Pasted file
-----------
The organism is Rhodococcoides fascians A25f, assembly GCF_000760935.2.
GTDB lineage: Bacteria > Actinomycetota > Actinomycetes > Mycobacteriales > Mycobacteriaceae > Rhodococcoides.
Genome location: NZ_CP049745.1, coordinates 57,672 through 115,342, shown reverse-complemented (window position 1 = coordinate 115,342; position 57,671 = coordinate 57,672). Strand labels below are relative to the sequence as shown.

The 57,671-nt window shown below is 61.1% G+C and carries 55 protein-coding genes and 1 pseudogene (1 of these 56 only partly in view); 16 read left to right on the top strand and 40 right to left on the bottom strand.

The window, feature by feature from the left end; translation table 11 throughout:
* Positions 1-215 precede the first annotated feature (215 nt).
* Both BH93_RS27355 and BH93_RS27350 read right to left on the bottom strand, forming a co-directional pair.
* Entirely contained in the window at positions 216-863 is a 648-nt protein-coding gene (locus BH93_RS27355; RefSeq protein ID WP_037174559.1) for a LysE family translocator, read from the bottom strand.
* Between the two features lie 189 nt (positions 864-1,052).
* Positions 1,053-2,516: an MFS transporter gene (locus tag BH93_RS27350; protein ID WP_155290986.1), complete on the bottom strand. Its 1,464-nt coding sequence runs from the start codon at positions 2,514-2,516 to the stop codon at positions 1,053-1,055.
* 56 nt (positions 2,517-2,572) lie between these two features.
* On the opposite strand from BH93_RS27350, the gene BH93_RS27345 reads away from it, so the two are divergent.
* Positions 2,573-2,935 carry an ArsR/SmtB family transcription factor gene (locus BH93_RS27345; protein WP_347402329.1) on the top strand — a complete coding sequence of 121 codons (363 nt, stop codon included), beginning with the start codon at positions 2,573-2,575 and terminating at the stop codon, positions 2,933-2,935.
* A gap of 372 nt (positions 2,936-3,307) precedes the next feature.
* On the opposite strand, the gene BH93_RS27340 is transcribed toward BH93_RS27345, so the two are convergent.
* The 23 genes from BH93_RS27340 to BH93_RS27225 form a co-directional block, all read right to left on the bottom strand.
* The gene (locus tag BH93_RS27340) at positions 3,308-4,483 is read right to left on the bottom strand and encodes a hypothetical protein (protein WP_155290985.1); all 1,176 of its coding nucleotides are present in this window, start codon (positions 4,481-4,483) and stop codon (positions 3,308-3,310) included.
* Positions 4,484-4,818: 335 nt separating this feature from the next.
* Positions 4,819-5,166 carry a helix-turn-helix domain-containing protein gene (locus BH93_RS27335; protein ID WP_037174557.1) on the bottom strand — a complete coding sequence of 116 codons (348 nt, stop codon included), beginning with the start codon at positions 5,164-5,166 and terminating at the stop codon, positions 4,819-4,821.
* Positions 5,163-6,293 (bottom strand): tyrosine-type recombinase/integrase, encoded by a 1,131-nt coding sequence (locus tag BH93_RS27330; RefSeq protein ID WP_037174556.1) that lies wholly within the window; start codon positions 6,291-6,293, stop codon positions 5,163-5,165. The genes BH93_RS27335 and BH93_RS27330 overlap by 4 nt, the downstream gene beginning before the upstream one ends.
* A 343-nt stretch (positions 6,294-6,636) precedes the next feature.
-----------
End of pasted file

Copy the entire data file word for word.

The organism is Rhodococcoides fascians A25f, assembly GCF_000760935.2.
GTDB lineage: Bacteria > Actinomycetota > Actinomycetes > Mycobacteriales > Mycobacteriaceae > Rhodococcoides.
Genome location: NZ_CP049745.1, coordinates 57,672 through 115,342, shown reverse-complemented (window position 1 = coordinate 115,342; position 57,671 = coordinate 57,672). Strand labels below are relative to the sequence as shown.

The 57,671-nt window shown below is 61.1% G+C and carries 55 protein-coding genes and 1 pseudogene (1 of these 56 only partly in view); 16 read left to right on the top strand and 40 right to left on the bottom strand.

The window, feature by feature from the left end; translation table 11 throughout:
* Positions 1-215 precede the first annotated feature (215 nt).
* Both BH93_RS27355 and BH93_RS27350 read right to left on the bottom strand, forming a co-directional pair.
* Entirely contained in the window at positions 216-863 is a 648-nt protein-coding gene (locus BH93_RS27355; RefSeq protein ID WP_037174559.1) for a LysE family translocator, read from the bottom strand.
* Between the two features lie 189 nt (positions 864-1,052).
* Positions 1,053-2,516: an MFS transporter gene (locus tag BH93_RS27350; protein ID WP_155290986.1), complete on the bottom strand. Its 1,464-nt coding sequence runs from the start codon at positions 2,514-2,516 to the stop codon at positions 1,053-1,055.
* 56 nt (positions 2,517-2,572) lie between these two features.
* On the opposite strand from BH93_RS27350, the gene BH93_RS27345 reads away from it, so the two are divergent.
* Positions 2,573-2,935 carry an ArsR/SmtB family transcription factor gene (locus BH93_RS27345; protein WP_347402329.1) on the top strand — a complete coding sequence of 121 codons (363 nt, stop codon included), beginning with the start codon at positions 2,573-2,575 and terminating at the stop codon, positions 2,933-2,935.
* A gap of 372 nt (positions 2,936-3,307) precedes the next feature.
* On the opposite strand, the gene BH93_RS27340 is transcribed toward BH93_RS27345, so the two are convergent.
* The 23 genes from BH93_RS27340 to BH93_RS27225 form a co-directional block, all read right to left on the bottom strand.
* The gene (locus tag BH93_RS27340) at positions 3,308-4,483 is read right to left on the bottom strand and encodes a hypothetical protein (protein WP_155290985.1); all 1,176 of its coding nucleotides are present in this window, start codon (positions 4,481-4,483) and stop codon (positions 3,308-3,310) included.
* Positions 4,484-4,818: 335 nt separating this feature from the next.
* Positions 4,819-5,166 carry a helix-turn-helix domain-containing protein gene (locus BH93_RS27335; protein ID WP_037174557.1) on the bottom strand — a complete coding sequence of 116 codons (348 nt, stop codon included), beginning with the start codon at positions 5,164-5,166 and terminating at the stop codon, positions 4,819-4,821.
* Positions 5,163-6,293 (bottom strand): tyrosine-type recombinase/integrase, encoded by a 1,131-nt coding sequence (locus tag BH93_RS27330; RefSeq protein ID WP_037174556.1) that lies wholly within the window; start codon positions 6,291-6,293, stop codon positions 5,163-5,165. The genes BH93_RS27335 and BH93_RS27330 overlap by 4 nt, the downstream gene beginning before the upstream one ends.
* A 343-nt stretch (positions 6,294-6,636) precedes the next feature.